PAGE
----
Page:A dictionary of the Sunda language of Java.djvu/318

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AND ENGLISH.

Nĕlah, to bear a name, to be called. Nĕlah Abdullah, to be called Abdullah. See Katĕlah. (Jav, Tĕlah, to be accustomed; custom. Mal. Tĕlah, said of the past time).

Némbalan, to answer, to respond, to cry out. (Jav. Timbal, Nimbal, to transfer, to throw to another; nimballi, to call a person, to order).

Némbang, to pitch a tune; to tune an instrument. (Jav. Nĕmbang, idem).

Némpélét, a very trifle, showing small in quantity. Paré na némpélét dĕui, his paddy was reduced to a small compass.

Nĕmpuh, to put under the obligation of praying, to claim indemnity. Ari rusak bakakas aing, daik nĕmpuh bai ha nu maké, if my tools are spoiled, I shall claim indemnity from those who have used them. That is — I shall make them pay for them. (Jav. idem).

Nĕmpur, to buy paddy.

Nĕnaunan, about what? what are you doing? A verb derived from Naun, what? Nĕnaunan sia di dinyo, what are you about there?

Néné-moyang, ancestors, grandfather and grandmother. Néné is not used alone, but there is Nini for grandmother. Moyang is also not used separately and occurs only in the expression Néné-moyang. Vide Moyang.

Nĕnggĕl, to hit on the right spot, to strike with effect To hit with precision. To nĕnggĕl, it did not hit. (Jav. Pĕnggĕl, Nĕnggĕl, to run against the body of a person. Ger.).

Népa, to infect, as disease conveyed to another. Panyakit éta sok népa, that disease is catching, or is caught by coming in contact with a person already affected.

Nĕpi, up to, at, on arriving at; sufficiently long or large. See Tĕpi. Nĕpi ka lumbur, pĕupĕuli ka mandor, when you get to the village, tell the Mandor. Kayu iyo to nĕpi, this wood is not long enough, it will not reach across.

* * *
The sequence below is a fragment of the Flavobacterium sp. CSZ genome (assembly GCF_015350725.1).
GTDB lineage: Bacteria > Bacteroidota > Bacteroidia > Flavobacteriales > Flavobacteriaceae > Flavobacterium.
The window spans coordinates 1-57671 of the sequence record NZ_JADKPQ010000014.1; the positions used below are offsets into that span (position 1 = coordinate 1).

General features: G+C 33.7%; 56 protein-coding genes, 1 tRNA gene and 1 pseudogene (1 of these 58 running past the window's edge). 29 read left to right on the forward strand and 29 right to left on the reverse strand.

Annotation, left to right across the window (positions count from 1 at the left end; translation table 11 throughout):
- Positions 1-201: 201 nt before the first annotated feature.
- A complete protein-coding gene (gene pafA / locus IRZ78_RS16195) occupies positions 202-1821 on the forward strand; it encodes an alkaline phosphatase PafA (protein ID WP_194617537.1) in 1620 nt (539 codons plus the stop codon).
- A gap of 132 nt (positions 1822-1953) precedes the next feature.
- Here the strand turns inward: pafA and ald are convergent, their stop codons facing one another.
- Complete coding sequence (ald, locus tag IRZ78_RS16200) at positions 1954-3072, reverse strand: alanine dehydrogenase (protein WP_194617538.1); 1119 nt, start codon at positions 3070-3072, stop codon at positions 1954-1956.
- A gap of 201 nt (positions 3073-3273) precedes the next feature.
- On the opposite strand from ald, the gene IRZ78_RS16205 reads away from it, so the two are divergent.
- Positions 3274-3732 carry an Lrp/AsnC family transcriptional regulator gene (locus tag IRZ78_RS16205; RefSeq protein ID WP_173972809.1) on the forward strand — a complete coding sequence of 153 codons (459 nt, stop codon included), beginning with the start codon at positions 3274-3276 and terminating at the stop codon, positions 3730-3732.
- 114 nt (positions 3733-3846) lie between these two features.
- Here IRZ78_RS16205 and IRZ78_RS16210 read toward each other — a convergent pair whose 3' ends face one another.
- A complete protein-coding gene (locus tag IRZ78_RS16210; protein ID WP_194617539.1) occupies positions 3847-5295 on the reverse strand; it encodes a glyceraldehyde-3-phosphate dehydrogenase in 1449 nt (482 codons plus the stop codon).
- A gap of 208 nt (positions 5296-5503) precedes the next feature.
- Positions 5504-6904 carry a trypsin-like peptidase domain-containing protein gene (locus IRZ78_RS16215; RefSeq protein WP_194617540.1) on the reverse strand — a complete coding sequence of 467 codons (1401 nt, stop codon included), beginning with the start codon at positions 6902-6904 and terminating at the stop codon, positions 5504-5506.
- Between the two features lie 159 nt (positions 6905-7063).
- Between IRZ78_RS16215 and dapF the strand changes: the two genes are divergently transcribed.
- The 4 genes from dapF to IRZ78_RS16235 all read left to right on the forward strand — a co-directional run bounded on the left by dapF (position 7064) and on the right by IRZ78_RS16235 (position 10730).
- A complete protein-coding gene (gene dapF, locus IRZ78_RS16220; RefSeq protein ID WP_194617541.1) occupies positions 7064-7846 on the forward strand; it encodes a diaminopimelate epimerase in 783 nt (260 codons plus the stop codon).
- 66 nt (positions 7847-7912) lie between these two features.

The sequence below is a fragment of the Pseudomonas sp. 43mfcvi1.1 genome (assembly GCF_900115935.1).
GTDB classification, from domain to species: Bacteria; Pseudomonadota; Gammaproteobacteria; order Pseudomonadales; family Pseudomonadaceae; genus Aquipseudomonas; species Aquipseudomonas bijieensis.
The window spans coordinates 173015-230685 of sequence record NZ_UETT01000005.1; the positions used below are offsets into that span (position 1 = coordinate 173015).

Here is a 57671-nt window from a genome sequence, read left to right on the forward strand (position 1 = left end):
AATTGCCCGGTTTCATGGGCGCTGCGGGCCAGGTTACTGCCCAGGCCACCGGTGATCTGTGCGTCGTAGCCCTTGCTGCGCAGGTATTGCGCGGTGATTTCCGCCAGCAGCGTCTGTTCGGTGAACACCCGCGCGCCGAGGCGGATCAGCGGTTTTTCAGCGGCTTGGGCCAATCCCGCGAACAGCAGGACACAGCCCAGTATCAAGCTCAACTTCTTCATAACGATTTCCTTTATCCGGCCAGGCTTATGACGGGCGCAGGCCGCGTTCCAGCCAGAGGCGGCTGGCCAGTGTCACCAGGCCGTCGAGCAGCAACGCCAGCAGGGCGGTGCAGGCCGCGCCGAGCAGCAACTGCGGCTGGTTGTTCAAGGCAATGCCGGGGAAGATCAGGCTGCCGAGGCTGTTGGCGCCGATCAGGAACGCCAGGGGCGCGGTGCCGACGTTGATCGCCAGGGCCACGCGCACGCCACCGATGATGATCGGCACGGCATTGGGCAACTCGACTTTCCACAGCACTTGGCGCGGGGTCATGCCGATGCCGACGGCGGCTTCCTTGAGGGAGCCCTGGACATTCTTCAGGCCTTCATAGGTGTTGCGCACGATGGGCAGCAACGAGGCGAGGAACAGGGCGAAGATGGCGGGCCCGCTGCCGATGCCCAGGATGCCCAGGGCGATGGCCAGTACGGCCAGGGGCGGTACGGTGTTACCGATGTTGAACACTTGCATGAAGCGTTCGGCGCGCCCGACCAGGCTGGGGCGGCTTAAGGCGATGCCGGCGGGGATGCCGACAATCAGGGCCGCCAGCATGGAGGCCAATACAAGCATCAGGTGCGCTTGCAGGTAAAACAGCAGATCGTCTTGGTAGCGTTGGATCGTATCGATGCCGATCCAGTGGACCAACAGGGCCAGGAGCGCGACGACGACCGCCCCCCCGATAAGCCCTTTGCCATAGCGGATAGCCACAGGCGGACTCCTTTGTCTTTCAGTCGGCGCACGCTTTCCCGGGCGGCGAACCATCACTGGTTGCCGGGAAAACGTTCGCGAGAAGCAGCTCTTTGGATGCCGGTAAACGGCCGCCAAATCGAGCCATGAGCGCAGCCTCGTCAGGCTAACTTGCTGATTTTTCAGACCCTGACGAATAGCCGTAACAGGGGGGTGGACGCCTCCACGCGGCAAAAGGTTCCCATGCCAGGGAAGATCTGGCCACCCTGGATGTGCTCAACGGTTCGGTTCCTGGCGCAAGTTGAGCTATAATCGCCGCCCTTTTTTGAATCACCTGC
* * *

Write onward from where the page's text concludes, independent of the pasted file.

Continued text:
Nĕrapkĕn, to set up or put up in order, to arrange. (Jav. Trap, manner, way, order; nĕrap, to regulate, to put in order).

Néros and téros, spindle shaped, thick at one end and thin at the other, as a stick of bambu. In Malay Tirus.

Nĕtĕs, sore-footed, from festering cracks or wounds which naturally break out, and which often trouble the native very much; they occur on the sole of the foot. This obliges him to wear a Tarumpah or rude sandal, which see. (Jav. Tĕtĕs, hurt, cut, wounded).

Nĕulĕum, to dip, to dye, as cotton cloth or thread. To dive under water. (Jav. Silĕm, to dive under water, to sink into it; Nilĕm, to dip, to make sink).

Nĕupa, to work iron, to work as a blacksmith.

Nĕurak, to take effect, to make an impression, to leave a mark; to hit. Di kadik ku bĕdog to daik nĕurak, when struck with a chopper, it would not be cut. (Jav. Nĕrak, to hurt, to hit).

Nĕurĕus, to lay spawn or deposit eggs as fish do. Coming on in crowds. Said of numbers of people pressing on to obtain some object.

Nga, a syllable placed before a substantive or adjective, whereby a verbal sense is conveyed, as Déngi, hear, hearing, Ngadéngi, to hear. The word so formed is also often followed by an, as Hadé, good, Ngahadéan, to make good, to mend. See